Dealing with Diversity Complaints as an Organization
“There is nowhere you can go and only be with people who are like you. Give it up.”
– Bernice Johnson Reagon
An organization must take specific actions once a diversity-related complaint has been filed.
Receiving a Complaint
If your organization has a formal complaint form and the complaint consists of notes, transcribe them to the complaint form to make sure the information is complete.
Weighing the need for an Investigation
Based on the severity of the complaint, whether there is disagreement about the incident, and how any similar complaints were handled in the past, decide whether an investigation is warranted. If the issue is simple and straightforward, or easily resolvable, a full investigation may not be warranted. But if the charge is serious — or you sense there are other factors below the surface at play, an investigation is in order. You can identify one or more company employees to conduct the investigation, use a licensed investigation professional, or retain an attorney to conduct the investigation.
A company investigator should have some prior experience along with the ability to remain impartial and discreet. He or she should have higher ranking, if possible, than the complainant. Certain situations merit the use of an outside investigator.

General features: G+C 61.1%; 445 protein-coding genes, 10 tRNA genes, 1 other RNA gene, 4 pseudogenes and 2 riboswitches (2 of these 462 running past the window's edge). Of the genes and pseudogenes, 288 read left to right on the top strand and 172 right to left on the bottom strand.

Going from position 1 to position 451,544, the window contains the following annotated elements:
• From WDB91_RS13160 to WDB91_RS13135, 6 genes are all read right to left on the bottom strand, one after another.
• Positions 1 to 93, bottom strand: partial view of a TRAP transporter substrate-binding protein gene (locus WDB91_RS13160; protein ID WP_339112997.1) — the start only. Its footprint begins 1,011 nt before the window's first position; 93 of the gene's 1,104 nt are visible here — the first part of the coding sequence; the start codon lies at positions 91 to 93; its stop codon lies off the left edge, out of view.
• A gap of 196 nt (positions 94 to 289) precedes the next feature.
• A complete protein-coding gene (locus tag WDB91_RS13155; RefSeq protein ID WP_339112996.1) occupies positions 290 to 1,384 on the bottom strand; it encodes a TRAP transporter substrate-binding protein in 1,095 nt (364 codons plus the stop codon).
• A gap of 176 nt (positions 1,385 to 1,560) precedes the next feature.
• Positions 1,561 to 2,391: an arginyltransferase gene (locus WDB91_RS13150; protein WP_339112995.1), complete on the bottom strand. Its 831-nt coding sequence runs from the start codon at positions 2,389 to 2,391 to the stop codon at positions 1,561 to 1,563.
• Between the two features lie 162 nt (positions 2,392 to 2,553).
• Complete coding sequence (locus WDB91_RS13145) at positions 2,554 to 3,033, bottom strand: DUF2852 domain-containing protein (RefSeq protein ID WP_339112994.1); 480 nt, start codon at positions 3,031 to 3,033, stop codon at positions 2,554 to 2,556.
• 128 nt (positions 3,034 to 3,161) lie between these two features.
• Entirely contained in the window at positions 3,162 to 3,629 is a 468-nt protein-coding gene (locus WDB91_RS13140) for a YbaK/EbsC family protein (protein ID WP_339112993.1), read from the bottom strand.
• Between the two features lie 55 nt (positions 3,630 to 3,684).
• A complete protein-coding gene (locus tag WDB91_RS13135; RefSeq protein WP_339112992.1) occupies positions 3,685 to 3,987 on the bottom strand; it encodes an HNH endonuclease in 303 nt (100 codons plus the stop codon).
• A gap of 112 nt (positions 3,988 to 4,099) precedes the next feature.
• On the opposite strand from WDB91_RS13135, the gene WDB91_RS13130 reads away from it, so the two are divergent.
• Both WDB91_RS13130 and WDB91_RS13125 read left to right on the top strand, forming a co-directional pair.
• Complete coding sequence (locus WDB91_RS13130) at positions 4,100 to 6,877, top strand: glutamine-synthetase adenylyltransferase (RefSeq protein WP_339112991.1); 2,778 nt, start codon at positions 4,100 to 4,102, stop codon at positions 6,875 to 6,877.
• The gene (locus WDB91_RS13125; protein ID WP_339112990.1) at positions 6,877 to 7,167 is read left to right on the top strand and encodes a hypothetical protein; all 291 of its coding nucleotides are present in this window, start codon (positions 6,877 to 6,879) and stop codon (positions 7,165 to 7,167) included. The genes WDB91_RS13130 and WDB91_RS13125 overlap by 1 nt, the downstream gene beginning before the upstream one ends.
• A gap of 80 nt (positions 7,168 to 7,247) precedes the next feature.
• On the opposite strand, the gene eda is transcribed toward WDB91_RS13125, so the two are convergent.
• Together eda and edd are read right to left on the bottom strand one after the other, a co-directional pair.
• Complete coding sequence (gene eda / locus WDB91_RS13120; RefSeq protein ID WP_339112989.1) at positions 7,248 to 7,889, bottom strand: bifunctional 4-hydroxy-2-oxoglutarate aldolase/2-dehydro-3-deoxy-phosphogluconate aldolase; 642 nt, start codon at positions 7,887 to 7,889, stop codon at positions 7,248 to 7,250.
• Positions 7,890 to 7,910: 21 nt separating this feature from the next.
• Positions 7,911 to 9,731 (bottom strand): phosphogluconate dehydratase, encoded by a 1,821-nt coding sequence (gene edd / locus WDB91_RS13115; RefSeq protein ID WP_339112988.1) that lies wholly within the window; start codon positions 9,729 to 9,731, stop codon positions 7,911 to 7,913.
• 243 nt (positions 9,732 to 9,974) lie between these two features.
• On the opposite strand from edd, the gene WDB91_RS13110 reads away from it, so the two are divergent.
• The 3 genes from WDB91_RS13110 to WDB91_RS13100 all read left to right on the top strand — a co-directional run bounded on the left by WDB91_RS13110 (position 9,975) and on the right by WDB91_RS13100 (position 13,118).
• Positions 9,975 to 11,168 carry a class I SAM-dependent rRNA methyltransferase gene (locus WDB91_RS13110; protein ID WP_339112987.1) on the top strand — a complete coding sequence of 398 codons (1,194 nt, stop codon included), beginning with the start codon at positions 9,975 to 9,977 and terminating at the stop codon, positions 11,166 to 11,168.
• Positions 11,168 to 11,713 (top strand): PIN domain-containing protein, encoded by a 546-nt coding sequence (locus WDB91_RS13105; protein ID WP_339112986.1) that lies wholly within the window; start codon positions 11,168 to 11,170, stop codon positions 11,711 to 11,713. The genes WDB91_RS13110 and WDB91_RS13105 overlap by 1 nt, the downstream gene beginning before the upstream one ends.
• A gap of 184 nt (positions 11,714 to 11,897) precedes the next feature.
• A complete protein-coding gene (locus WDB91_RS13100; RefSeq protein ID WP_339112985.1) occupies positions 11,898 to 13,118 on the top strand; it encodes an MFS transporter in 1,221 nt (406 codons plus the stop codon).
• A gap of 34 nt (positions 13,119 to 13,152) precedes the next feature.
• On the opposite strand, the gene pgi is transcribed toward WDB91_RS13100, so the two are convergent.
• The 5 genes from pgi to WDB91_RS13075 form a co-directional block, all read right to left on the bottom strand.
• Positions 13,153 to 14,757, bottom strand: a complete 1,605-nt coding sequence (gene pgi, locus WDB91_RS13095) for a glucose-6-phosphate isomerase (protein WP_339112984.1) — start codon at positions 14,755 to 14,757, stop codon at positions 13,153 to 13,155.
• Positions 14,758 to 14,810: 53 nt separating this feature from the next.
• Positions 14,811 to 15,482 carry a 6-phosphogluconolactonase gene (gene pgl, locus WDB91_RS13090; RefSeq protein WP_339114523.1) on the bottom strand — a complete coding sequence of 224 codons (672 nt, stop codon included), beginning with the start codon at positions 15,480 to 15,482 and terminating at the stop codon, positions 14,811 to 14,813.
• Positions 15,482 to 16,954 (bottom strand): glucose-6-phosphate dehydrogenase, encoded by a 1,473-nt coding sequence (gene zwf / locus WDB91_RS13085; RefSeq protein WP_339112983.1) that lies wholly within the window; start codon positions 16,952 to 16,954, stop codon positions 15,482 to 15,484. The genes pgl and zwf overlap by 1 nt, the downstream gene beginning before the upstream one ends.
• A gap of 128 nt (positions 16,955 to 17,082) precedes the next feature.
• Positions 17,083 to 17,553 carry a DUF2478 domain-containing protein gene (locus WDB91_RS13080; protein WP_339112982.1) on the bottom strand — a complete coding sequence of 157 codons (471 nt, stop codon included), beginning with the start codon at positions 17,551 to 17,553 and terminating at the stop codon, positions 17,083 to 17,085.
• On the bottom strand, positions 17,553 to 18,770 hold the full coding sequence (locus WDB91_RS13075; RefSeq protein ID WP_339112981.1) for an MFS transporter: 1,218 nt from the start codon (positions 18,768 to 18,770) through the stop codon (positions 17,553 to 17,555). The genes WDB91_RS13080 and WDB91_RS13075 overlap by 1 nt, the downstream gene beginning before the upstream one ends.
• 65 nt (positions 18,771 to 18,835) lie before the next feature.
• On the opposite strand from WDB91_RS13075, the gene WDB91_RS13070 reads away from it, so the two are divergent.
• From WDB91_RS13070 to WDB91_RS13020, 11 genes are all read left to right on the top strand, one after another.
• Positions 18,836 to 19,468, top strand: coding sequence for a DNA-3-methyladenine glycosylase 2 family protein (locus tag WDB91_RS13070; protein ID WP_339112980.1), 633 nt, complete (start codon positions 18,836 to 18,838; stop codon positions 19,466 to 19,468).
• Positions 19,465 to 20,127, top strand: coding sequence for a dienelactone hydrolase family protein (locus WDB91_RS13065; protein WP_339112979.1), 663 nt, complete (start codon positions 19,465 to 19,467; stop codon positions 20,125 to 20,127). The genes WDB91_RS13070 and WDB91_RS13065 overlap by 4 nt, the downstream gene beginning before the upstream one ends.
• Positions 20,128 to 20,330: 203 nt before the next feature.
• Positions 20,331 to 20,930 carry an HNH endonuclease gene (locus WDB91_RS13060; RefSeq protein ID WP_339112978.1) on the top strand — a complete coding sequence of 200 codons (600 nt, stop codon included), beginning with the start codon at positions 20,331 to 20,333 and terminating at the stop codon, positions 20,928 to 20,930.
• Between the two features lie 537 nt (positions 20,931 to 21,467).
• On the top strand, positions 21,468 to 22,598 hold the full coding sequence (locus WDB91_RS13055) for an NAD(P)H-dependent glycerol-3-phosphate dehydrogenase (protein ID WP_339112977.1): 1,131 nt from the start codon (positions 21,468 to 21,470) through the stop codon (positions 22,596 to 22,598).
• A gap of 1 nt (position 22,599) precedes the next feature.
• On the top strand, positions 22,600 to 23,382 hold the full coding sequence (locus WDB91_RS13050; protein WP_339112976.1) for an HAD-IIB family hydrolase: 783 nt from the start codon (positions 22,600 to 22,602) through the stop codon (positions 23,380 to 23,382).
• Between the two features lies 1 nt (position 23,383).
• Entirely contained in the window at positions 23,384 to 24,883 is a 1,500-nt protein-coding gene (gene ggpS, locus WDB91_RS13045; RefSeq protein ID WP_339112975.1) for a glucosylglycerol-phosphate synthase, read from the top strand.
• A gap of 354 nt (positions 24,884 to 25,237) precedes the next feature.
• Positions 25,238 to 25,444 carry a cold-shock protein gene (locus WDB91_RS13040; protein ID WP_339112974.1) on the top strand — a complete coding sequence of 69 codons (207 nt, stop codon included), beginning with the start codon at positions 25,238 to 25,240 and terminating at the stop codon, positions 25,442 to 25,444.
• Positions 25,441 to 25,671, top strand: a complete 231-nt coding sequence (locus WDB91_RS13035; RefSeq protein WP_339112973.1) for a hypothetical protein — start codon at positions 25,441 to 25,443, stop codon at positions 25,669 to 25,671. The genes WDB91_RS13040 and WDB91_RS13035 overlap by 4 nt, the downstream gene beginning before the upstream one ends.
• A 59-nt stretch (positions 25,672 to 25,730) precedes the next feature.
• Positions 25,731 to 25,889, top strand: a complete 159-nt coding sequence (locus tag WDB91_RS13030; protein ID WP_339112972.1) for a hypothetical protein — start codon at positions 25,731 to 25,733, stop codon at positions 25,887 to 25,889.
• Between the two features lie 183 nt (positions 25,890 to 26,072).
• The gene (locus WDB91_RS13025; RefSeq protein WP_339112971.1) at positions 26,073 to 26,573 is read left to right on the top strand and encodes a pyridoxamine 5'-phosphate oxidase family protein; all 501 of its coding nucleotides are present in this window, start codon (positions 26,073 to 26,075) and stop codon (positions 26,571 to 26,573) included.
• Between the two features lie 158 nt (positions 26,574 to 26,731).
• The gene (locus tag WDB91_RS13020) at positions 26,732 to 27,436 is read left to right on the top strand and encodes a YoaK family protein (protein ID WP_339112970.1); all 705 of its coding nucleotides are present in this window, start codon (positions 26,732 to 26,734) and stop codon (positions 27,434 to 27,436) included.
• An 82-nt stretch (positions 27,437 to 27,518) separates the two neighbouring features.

Conduct an Investigation
You will want find out who complained, why, who is being accused of discrimination, whether any witnesses have been named, and what potential employment decision is being questioned. Follow the process below.
- Map out the investigation
- Assemble documents and other evidence
- Plan and conduct interviews
- Review and evaluate the evidence
If you find that discrimination occurred, take corrective action. You want to a) end the discrimination and b) remedy the victim’s situation(s). Carefully evaluate the circumstances and consider corrective actions. The punitive actions should correspond to the level or severity of the infraction(s). And even if a solid conclusion cannot be made, preventive actions can be taken.
Document the Investigation
Keep all notes and documentation of the findings. Write a short formal report explaining the decision along with the reasons. Keep a copy in the company’s confidential files; it should never go into an employee’s personnel file.
Contact the complainant on occasion to make sure that problem has stopped, that there has been no retaliation, and that the employee feels safe and comfortable. At your discretion, you may also wish to contact the accused employee as well to make sure things have returned to normal.
Learning from the Complaint
Regardless of the outcome of the complaint, if you found ethnic, racial, gender or disability practices, now is the time to make things better.
All complaints must be taken seriously and dealt with in a professional manner. As a company you should be prepared with documentation, policies, and procedure to follow if a complaint is ever made.